What Does Chinese Dragon Symbolize?(mythical creatures must to know)

If you have been to China or seen different pictures of the country, you’ll notice one thing stands out the most – dragons. You’ll find dragons incorporated in different architecture in China from colorful paintings to huge and majestic statues. They are also incorporated in many of the Chinese festivities, like Dragon boat racing or the Dragon dance is done on almost every occasion.

Dragons hold a very important position in China. In this post, we’re are going to look at what the dragon symbolizes in Chinese culture and the mythologies that surround it. We’ll also look at the different types that exist and what they stand for.

Why Dragon Is Famous in China

Unlike in Western cultures where Dragons are protagonist creatures in every story, in China, they are considered benevolent and majestic creatures that are kind and bring luck. The dragons are considered important because they are believed to be present during earth’s creation according to the Chinese.

The Chinese believe that the goddess Nu Kua, who was part dragon, created the earth. She then put up four pillars with a dragon at the top to hold up the heavens. The goddess then created humanity, meaning the Chinese were directly linked to dragons from the very beginning. After the great floods caused by Dragon kings, Nu Kua came back to earth to repair the damage. She released a legion of dragons to walk among people and aid them. They maintain that after humanity was created, dragons lived among the people teaching them essential skills to survive. The dragons are considered angels of the Orient, and represent the balance of all things in the world.

It is also believed that a dragon helped the Yellow Emperor of the Han dynasty, the first imperial line in Ancient China, to begin the prelude of Chinese civilization. The Yellow Emperor was believed to have worked with Yandi a legendary tribal leader, born through his mother’s strong telepathy with a mighty dragon. So, you see, the dragons seem to have played a big role in China’s evolution. That is why they were used as symbols for the Chinese emperors and later among the twelve symbols of the national emblem of the Republic of China.

Why Is the Dragon A Symbol of China?

As mentioned, in Ancient China, Emperors used dragons as their symbols. The dragon was a symbol of the divine power of the emperors and their mighty rule over the land. The Yellow Emperor was even believed to have been reborn as a dragon after his death.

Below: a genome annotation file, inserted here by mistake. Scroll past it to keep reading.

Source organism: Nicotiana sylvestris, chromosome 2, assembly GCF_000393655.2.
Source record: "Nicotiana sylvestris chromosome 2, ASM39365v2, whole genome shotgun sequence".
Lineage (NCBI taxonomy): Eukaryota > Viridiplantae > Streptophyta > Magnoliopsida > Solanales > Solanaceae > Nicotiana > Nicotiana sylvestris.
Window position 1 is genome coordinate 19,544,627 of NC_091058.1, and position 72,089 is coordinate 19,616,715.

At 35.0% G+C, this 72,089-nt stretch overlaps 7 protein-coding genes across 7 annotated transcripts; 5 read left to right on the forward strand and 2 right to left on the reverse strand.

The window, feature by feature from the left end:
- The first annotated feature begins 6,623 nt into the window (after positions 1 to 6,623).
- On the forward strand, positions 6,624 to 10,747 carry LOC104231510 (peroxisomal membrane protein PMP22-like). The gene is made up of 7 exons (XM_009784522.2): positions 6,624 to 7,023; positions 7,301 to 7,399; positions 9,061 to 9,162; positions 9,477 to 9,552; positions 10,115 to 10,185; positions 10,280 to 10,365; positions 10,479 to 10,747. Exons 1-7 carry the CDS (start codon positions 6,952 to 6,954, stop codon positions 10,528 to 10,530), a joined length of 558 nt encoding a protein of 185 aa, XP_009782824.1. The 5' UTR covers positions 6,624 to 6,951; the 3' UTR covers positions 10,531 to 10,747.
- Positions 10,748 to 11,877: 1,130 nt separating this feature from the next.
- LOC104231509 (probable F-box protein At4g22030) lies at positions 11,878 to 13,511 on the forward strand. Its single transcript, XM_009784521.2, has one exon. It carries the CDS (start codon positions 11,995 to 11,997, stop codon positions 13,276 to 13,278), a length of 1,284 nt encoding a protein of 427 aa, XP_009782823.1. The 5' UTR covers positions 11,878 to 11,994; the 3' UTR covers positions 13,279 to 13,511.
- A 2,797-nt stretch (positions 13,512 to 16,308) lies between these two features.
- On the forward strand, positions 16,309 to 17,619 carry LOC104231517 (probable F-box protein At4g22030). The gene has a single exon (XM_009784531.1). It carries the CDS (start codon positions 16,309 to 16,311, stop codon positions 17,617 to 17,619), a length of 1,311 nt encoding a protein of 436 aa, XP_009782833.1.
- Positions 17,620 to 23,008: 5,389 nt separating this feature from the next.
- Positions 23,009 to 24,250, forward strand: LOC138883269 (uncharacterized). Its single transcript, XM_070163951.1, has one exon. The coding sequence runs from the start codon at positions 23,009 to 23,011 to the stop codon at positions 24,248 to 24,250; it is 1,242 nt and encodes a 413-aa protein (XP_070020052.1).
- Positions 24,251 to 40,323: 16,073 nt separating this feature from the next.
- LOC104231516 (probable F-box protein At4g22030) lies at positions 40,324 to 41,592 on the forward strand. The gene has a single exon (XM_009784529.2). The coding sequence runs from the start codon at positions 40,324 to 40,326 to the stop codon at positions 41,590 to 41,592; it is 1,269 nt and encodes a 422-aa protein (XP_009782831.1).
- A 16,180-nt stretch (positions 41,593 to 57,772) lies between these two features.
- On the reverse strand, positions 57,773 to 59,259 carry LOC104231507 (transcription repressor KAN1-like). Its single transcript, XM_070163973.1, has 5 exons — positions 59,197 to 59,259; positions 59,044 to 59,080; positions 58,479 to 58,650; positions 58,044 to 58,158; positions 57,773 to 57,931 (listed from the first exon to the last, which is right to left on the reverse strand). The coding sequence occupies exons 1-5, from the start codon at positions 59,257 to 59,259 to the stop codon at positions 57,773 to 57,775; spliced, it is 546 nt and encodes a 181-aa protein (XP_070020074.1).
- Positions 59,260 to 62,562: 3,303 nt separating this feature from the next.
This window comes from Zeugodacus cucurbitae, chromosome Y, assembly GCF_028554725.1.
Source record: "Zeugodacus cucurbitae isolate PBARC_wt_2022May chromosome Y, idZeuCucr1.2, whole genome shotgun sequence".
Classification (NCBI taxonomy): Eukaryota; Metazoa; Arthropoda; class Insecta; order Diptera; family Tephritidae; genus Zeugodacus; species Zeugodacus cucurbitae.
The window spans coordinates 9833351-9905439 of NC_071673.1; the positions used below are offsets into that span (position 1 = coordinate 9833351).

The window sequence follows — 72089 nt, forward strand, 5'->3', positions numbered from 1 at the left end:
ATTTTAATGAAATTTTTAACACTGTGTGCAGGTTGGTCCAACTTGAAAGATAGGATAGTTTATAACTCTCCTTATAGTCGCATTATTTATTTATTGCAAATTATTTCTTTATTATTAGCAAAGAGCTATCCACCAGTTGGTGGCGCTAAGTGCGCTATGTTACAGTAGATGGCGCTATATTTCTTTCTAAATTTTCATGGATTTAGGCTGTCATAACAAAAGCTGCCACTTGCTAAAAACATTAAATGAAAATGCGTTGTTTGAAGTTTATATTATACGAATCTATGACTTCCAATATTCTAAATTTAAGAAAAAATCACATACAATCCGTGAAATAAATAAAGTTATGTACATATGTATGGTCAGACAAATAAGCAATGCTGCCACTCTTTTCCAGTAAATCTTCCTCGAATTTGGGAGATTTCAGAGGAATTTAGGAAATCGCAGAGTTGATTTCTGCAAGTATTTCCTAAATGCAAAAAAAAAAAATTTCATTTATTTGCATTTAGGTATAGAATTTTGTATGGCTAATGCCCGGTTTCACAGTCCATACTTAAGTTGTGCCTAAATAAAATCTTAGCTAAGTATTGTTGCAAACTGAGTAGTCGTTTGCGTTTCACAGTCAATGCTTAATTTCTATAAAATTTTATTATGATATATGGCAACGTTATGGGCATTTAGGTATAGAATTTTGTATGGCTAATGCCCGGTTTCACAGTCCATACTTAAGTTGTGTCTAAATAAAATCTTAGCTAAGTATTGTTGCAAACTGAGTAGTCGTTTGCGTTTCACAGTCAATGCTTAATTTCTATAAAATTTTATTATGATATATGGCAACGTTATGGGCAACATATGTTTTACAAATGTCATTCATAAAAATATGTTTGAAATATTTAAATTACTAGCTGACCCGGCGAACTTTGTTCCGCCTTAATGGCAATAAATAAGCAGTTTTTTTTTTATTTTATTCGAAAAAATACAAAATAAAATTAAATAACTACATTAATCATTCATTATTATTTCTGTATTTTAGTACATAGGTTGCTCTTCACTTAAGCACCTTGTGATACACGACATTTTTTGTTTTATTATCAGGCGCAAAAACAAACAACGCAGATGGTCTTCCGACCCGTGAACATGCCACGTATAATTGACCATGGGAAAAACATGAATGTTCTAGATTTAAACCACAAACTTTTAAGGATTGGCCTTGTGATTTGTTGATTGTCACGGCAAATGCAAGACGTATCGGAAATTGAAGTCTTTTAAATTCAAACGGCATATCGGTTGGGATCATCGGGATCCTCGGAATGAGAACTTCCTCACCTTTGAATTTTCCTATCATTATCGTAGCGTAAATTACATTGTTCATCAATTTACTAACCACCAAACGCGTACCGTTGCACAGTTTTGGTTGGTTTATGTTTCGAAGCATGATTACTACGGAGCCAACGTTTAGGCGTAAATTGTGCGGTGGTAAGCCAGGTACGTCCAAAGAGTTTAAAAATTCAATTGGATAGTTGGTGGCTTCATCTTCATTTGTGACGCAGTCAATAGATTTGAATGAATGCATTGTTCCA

The emperors especially used the yellow/golden dragon with five claws as their symbol. The princes and other royal male members used dragons with four claws as their symbols. The wives and empresses of the emperors used the phoenix as their symbolism. This was because Feng Huang (a phoenix-like bird) ruled over all birds, and was seen as the perfect feminine entity to be paired with the Dragon.

These symbols were embroidered in their robes which they wore as a sign of honor. For these reasons, only a select few outsides of the royal family were permitted to adorn dragon robes and jewelry. The common subjects also had dragon paintings and other artifacts in their homes as a symbol of good luck and fortune.

These symbolisms and culture have been carried forward to today, where the Chinese still use the dragon as a symbol of excellence and power. Although it’s no longer a part of the twelve symbols of the national emblem of China’s flag, it is still an important symbol. The Chinese still compare outstanding and successful people to dragons, because dragons represent traits many Chinese admire and wish to emulate.

What Does the Dragon Represent in Chinese Culture?

The Chinese dragon is also known as Lung, Loong, or Long. In Chinese culture, mythology, and folklore, it is considered to be a legendary creature. Unlike in western cultures, the Chines revere the dragon which is seen as benevolent symbols in their culture. According to the Chinese, the dragon is said to resemble many animals. It’s described as having a long tail like that of a snake, with scales like fish and claws similar to those of hawks. They also have antlers like deer’s, a nose similar to a dog’s, a big mouth like a bull, whiskers that resemble a catfish’s, and a mane around its face like a lion’s.